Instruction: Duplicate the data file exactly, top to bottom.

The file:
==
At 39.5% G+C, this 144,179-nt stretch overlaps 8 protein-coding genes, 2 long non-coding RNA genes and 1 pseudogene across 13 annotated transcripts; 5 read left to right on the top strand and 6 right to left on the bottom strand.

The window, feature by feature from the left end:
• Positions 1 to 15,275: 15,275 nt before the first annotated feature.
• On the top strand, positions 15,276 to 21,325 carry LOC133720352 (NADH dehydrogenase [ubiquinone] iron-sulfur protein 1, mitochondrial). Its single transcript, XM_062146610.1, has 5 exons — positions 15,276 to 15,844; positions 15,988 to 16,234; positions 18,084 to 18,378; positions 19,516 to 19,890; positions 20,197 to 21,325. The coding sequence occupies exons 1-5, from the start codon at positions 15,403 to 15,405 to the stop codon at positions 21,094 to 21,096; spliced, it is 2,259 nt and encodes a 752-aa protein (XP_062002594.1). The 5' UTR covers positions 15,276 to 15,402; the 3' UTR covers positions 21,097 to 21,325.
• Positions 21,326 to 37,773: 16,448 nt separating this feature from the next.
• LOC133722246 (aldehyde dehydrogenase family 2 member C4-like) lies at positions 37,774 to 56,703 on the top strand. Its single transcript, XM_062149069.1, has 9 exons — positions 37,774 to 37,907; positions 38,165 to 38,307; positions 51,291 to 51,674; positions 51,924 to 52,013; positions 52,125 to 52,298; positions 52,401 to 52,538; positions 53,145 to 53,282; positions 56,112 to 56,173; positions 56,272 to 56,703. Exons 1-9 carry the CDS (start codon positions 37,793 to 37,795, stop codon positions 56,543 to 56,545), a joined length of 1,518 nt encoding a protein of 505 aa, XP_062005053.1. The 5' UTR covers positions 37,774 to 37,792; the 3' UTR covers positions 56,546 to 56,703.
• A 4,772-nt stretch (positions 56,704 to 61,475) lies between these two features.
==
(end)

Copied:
At 39.5% G+C, this 144,179-nt stretch overlaps 8 protein-coding genes, 2 long non-coding RNA genes and 1 pseudogene across 13 annotated transcripts; 5 read left to right on the top strand and 6 right to left on the bottom strand.

The window, feature by feature from the left end:
• Positions 1 to 15,275: 15,275 nt before the first annotated feature.
• On the top strand, positions 15,276 to 21,325 carry LOC133720352 (NADH dehydrogenase [ubiquinone] iron-sulfur protein 1, mitochondrial). Its single transcript, XM_062146610.1, has 5 exons — positions 15,276 to 15,844; positions 15,988 to 16,234; positions 18,084 to 18,378; positions 19,516 to 19,890; positions 20,197 to 21,325. The coding sequence occupies exons 1-5, from the start codon at positions 15,403 to 15,405 to the stop codon at positions 21,094 to 21,096; spliced, it is 2,259 nt and encodes a 752-aa protein (XP_062002594.1). The 5' UTR covers positions 15,276 to 15,402; the 3' UTR covers positions 21,097 to 21,325.
• Positions 21,326 to 37,773: 16,448 nt separating this feature from the next.
• LOC133722246 (aldehyde dehydrogenase family 2 member C4-like) lies at positions 37,774 to 56,703 on the top strand. Its single transcript, XM_062149069.1, has 9 exons — positions 37,774 to 37,907; positions 38,165 to 38,307; positions 51,291 to 51,674; positions 51,924 to 52,013; positions 52,125 to 52,298; positions 52,401 to 52,538; positions 53,145 to 53,282; positions 56,112 to 56,173; positions 56,272 to 56,703. Exons 1-9 carry the CDS (start codon positions 37,793 to 37,795, stop codon positions 56,543 to 56,545), a joined length of 1,518 nt encoding a protein of 505 aa, XP_062005053.1. The 5' UTR covers positions 37,774 to 37,792; the 3' UTR covers positions 56,546 to 56,703.
• A 4,772-nt stretch (positions 56,704 to 61,475) lies between these two features.